O C F I T B L O G Legal Court sympathetic to NRA’s free speech claim

Court sympathetic to NRA’s free speech claim

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The Supreme Court on Monday appeared sympathetic to the National Rifle Association’s claim that a New York official violated the group’s right to freedom of speech when she urged banks and insurance companies that worked with the NRA to cut ties with the group. During just over an hour of oral arguments, justices of all ideological stripes seemed inclined to allow the NRA’s claim to go forward.

The dispute began seven years ago, when New York’s Department of Financial Services, which regulates banks and insurance companies in the state, opened an investigation into NRA-endorsed insurance programs to provide coverage for injuries caused by guns.

One year later, three insurance companies acknowledged that some of the NRA-endorsed programs violated state law, and they agreed not to provide any such programs to New York residents and to pay fines of up to $7 million.

After the 2018 shooting at a high school in Parkland, Fla., caused the death of 17 students and staff, Maria Vullo – the head of the department – issued a press statement and “guidance” letters calling on banks and insurance companies to consider the risks to their reputations of doing business with organizations that promote guns.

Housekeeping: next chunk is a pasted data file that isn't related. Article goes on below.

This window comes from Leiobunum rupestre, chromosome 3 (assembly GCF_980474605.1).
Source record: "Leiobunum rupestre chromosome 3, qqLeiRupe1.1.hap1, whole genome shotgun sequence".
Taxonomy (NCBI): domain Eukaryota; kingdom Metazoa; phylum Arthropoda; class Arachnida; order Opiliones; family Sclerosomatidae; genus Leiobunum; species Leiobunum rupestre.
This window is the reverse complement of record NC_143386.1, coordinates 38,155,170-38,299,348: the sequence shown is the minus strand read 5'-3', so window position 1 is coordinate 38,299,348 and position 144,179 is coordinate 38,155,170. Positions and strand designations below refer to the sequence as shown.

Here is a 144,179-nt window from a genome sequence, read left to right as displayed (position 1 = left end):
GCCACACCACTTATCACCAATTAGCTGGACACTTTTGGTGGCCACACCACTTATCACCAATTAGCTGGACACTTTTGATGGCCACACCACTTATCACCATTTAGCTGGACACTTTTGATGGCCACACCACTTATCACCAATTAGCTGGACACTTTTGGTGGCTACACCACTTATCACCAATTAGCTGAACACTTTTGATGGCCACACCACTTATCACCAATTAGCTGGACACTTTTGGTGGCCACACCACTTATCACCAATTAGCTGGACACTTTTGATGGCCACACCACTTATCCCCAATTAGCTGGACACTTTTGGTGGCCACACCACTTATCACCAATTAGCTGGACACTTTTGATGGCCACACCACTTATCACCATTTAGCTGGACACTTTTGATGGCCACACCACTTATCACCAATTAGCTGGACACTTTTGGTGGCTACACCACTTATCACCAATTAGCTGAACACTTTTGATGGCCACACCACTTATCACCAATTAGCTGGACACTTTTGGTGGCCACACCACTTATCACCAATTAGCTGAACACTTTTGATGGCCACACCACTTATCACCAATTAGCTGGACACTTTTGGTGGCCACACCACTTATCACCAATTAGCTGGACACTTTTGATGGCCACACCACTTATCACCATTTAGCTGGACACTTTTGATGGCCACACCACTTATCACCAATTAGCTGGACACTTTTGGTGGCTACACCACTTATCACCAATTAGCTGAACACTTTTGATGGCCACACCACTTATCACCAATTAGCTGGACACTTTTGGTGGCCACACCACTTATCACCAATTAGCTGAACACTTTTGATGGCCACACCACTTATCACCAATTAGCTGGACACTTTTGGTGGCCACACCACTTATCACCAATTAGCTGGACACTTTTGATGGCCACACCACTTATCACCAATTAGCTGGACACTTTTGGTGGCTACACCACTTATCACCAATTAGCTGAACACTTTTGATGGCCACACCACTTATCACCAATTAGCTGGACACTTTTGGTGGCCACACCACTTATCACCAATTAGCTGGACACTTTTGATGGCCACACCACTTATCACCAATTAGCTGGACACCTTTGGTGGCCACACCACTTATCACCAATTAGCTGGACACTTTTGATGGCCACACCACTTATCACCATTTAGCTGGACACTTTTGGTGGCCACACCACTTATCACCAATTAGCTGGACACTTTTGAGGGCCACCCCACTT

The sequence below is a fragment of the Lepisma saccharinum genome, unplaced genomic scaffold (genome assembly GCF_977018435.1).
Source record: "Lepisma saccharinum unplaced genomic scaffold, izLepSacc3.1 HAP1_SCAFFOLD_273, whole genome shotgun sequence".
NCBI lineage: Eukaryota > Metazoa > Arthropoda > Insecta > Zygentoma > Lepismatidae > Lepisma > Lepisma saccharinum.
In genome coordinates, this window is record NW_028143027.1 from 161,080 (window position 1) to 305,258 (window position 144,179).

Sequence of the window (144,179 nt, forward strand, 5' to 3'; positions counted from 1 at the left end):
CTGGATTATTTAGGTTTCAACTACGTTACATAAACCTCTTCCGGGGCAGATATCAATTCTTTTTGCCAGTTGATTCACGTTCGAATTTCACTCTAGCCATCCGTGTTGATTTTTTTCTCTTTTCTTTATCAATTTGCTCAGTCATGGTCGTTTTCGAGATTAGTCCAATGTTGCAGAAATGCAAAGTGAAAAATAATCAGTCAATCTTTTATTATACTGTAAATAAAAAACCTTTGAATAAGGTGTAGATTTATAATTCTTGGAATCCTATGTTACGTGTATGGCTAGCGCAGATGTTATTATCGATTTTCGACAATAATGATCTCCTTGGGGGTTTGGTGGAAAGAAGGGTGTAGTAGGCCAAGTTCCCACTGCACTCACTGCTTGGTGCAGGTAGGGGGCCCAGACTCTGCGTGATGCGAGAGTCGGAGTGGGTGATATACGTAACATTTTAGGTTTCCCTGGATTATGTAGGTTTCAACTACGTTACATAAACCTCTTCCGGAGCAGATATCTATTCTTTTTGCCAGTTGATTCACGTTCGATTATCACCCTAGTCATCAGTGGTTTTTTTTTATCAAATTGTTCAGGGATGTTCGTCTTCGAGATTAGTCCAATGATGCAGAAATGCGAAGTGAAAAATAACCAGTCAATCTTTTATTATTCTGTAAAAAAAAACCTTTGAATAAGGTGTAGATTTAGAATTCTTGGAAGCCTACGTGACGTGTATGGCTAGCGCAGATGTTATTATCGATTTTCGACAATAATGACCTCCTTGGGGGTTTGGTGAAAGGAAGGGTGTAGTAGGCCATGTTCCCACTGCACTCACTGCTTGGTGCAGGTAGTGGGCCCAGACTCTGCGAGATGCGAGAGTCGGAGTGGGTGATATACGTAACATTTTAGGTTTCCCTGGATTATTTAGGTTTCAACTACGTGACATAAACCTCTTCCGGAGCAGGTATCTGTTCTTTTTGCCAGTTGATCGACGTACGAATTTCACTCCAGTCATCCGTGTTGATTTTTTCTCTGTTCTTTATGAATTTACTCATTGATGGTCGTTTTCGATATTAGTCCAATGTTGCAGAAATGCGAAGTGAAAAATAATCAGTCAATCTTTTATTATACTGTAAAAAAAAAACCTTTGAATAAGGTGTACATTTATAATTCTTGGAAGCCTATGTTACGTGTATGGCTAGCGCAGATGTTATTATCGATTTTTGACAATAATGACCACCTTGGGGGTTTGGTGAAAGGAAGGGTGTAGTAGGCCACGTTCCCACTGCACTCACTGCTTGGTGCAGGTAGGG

Several insurance companies stopped doing business with the NRA, and some banks withdrew their bids for the group’s business. That prompted the NRA to file a lawsuit against Vullo in federal court, arguing that she violated the group’s First Amendment right by threatening the companies and banks to sever their ties with the group.

A federal district court allowed the NRA’s claim to go forward. But the U.S. Court of Appeals for the 2nd Circuit reversed, holding that the NRA had “failed to plausibly allege that Vullo crossed the line between attempts to convince and attempts to coerce.” Moreover, the court of appeals ruled, Vullo was entitled to immunity because the law governing the NRA’s First Amendment claim was not clearly established.

The NRA came to the Supreme Court, which agreed last year to weigh in.

Representing the NRA, David Cole of the American Civil Liberties Union characterized the case as a “straightforward” application of the court’s 1963 decision in Bantam Books v. Sullivan, holding that “informal, indirect government efforts to suppress or penalize speech by threatening private intermediaries violate the First Amendment.”

In this case, he said, Vullo’s actions were “not about enforcing insurance law or mere government speech.” Instead, Cole stressed, the case centers on “a campaign by the state’s highest political officials to use their power to coerce a boycott of a political advocacy organization because they disagreed with its advocacy.”

Neal Katyal, representing Vullo, countered that the “key fact in this case is the conceded illegal conduct”: The insurance companies and the NRA were selling an illegal product. The “obvious explanation” for Vullo’s behavior in this case is that she was “enforcing the law.” And if the court allows the NRA’s lawsuit to go forward, he cautioned, it will allow others to bring lawsuits to block valid enforcement actions.